Friday, July 3, 2015
2015 HISD WATCH: Ramiro Fonseca Set for Round Two Against Manuel Rodriguez; Ann McCoy set to join the HISD District 4 Race
Ann McCoy (left) enters the HISD Board Trustee for District IV race; Ramiro Fonseca enters the HISD District III race to challenge incumbent Manuel Rodriguez.
Rhonda Skillern-Jones (left), and Darlene "Koffey" Smith will face off in the race for HISD Board Trustee for District II on Tuesday, November 3, 2015.
Paula Harris (left), is rumored to not be running for re-election. Jolanda Jones is set to face off against Ann McCoy and whomever else may decide to enter the race for HISD Board Trustee for District IV. The deadline for entry into this race in Monday, August 24, 2015.
2015 CAMPAIGN WATCH: The Race for HISD Board Trustee for District 3 Features Manuel Rodriguez and Ramiro Fonseca; The HISD Board Trustee for District 4 Race Features Jolanda Jones, Paula Harris and Ann McCoy; The HISD Board Trustee for District 2 race Features Rhonda Skillern-Jones and Darlene "Koffey Smith on Tuesday, November 3, 2015 ballot
In case you haven’t heard, the HISD Board Trustee races are getting a little more interesting by the day. “Nope, we still haven’t received anything official back from Trustee Paula Harris, as to whether (or not) she’s going to run for re-election,” says Aubrey R. Taylor, publisher of Houston Business Connections Newspaper. “The word on the street is that she’s not going to run for re-election,” he says. “At least that's what several credible sources are telling me. They've made it clear to me that she (Trustee Paula Harris) is not going to run for re-election,” he explains. “But what’s puzzling to me is the fact that nobody (not even Harris) has released anything tangible to verify that Trustee Paula Harris, the Houston Independent School Board Trustee for District IV is in fact, not going to run for re-election. What's up with that?"
WHO IS ANN McCOY?
We don’t know much about Ann McCoy at this time -- other than the fact that she’s an education researcher. However, we do plan to reach out to her campaign to find out if she values the vote of the readers of Houston Business Connections Newspaper.
As far as we know, the HISD Board Trustee District II seat remains a two woman race between Trustee Rhonda Skillern-Jones, the incumbent, and Businesswoman/Recording Artist Darlene “Koffey” Smith on the Tuesday, November 3, 2015 ballot.
HISD DISTRICT III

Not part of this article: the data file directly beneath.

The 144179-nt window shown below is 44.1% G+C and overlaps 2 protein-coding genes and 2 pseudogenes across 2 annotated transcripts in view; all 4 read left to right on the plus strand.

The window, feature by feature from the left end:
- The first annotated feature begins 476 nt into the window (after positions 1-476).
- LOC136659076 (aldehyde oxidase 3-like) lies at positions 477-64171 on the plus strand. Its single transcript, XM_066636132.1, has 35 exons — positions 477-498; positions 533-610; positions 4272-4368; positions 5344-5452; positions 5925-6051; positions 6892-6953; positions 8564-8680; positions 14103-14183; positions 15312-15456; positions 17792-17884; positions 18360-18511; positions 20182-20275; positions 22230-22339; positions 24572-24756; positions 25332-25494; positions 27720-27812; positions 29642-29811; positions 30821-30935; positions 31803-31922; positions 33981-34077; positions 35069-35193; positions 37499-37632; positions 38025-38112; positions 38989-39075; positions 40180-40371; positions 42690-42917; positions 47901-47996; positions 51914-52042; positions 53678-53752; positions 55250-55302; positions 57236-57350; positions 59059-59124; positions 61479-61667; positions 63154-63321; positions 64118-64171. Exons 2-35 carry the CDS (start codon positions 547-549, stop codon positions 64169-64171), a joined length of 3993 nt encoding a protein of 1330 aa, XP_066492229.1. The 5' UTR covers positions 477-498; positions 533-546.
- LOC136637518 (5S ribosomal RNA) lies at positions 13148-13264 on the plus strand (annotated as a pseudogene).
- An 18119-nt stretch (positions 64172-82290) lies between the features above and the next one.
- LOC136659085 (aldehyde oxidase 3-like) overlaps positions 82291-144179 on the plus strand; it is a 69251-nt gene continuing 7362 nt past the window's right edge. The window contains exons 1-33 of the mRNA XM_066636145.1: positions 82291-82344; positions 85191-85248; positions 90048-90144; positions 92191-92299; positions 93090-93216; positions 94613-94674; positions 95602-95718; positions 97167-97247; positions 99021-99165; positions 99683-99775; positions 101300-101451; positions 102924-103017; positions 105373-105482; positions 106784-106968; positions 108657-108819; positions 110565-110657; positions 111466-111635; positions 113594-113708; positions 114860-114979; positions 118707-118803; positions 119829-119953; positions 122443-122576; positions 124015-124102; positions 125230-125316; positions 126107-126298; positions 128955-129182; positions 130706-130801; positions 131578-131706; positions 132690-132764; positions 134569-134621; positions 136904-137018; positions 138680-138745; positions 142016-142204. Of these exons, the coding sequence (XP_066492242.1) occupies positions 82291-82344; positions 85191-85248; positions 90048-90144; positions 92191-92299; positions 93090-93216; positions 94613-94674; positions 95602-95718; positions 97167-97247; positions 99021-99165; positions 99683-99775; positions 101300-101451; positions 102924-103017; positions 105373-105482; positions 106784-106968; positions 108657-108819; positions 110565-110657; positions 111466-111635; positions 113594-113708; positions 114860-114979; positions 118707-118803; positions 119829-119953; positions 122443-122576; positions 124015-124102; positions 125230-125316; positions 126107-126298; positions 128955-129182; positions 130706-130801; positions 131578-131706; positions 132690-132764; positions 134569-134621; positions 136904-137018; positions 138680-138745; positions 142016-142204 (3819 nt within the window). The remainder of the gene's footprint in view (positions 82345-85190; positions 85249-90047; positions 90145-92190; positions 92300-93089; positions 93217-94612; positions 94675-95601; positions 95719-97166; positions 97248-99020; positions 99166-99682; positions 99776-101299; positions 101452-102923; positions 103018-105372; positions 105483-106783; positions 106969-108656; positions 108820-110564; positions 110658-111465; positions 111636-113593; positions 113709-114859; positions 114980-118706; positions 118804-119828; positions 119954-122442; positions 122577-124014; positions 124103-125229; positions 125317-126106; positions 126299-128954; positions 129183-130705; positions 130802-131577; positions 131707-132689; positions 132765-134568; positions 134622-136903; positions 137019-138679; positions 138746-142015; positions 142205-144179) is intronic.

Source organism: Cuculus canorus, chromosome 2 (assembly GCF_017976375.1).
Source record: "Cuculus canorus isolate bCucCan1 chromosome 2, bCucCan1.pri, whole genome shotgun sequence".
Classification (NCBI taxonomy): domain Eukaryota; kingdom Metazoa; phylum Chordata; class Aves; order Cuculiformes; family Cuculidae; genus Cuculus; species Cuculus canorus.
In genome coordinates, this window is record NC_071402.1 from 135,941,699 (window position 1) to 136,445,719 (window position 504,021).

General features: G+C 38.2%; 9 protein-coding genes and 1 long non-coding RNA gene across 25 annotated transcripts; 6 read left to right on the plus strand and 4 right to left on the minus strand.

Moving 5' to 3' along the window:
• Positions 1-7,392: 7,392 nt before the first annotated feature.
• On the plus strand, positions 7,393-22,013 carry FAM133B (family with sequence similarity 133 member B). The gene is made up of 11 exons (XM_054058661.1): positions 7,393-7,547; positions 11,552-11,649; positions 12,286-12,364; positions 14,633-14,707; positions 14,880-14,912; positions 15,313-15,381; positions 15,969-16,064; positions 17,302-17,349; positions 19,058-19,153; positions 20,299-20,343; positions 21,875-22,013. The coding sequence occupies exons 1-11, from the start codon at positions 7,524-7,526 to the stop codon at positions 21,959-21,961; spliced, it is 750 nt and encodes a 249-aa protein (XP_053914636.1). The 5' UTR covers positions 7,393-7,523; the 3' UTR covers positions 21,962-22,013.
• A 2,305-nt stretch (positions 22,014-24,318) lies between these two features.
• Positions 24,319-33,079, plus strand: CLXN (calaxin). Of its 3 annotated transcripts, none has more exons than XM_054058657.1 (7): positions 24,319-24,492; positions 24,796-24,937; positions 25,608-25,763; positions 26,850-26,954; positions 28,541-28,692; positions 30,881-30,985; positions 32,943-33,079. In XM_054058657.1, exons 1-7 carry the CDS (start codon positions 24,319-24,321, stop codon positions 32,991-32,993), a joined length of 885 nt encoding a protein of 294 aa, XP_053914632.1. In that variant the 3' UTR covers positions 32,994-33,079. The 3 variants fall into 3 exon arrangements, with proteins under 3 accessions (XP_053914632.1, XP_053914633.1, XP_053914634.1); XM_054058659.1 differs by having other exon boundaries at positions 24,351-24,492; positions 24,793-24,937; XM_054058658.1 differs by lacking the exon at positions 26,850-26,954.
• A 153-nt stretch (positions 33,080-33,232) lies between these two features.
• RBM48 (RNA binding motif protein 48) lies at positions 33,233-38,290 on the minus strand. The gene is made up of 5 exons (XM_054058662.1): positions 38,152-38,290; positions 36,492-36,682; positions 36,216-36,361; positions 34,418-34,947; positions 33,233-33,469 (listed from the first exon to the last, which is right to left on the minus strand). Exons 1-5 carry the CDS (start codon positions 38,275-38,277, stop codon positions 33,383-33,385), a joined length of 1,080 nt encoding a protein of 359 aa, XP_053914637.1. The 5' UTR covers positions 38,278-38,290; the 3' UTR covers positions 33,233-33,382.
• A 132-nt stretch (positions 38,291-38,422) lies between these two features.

For a while it looked as though the HISD Board Trustee for District III, Trustee Manuel Rodriguez would be able to skate through the 2015 election cycle without having to mount a campaign. However, that all changed when Ramiro Fonseca threw his hat into the ring for round two. The fight between Rodriguez and Fonseca turned really nasty the last time they faced each other back in 2011. We hope to see a clean fight with no punching below the belt in 2015 -- but that could be wishful thinking.
“I spoke by phone to Trustee Manuel Rodriguez earlier this week,” says Taylor. “However, I’m not sure if he’s going to ask for the support of our readers – we’ll just have to wait and see,” he says. “As for Ramiro Fonseca, we have not gotten around to reaching out to his campaign yet.”
THINKING ABOUT RUNNING?
This year there are four seats that will be up for grabs. The seats currently held by Paula Harris (District IV), Rhonda Skillern-Jones (District II), Manuel Rodriguez Jr. (District III), and Juliet Stipeche (District VIII) are up for election. The deadline for candidates to get into one of the four races scheduled for the Tuesday, November 3, 2015 General Election is Monday, August 24, 2015.
ABOUT THE BOARD
Trustee Wanda Adams (back-row from left), Trustee Manuel Rodriguez, Trustee Micheal Lunceford, Trustee Harvin C. Moore, Superintendent Terry B. Grier, Trustee Greg Myers (front-row left), Trustee Paula Harris, Trustee Juliet Stipeche, Trustee Rhonda Skillern-Jones, and Trustee Anna Eastman.
Board of Education
The Board of Education is the official policy-making body of the Houston Independent School District. The nine trustees, elected from separate districts, serve staggered four-year terms. The board holds public meetings at 5:00 p.m. on the second Thursday of every month in the HISD Board Auditorium, 4400 West 18th Street. Printed agendas are available from the Board Services office and the HISD Information Center—both located at 4400 West 18th Street. Agenda summaries are available online.
MEET YOUR CURRENT BOARD MEMBERS
Anna Eastman’s involvement as parent leader in public education and her passionate advocacy for the arts, public health, and social justice led to her election to the HISD Board of Education in 2009 and re-election in 2013.
An HISD parent since 2002, she spearheaded and led the William Travis Elementary School Parent Teacher Association (PTA) Ad Hoc Transition Committee in 2003, which facilitated the move of students to temporary buildings while the school was closed for major renovations. From 2005 to 2007 she served as PTA president at Travis.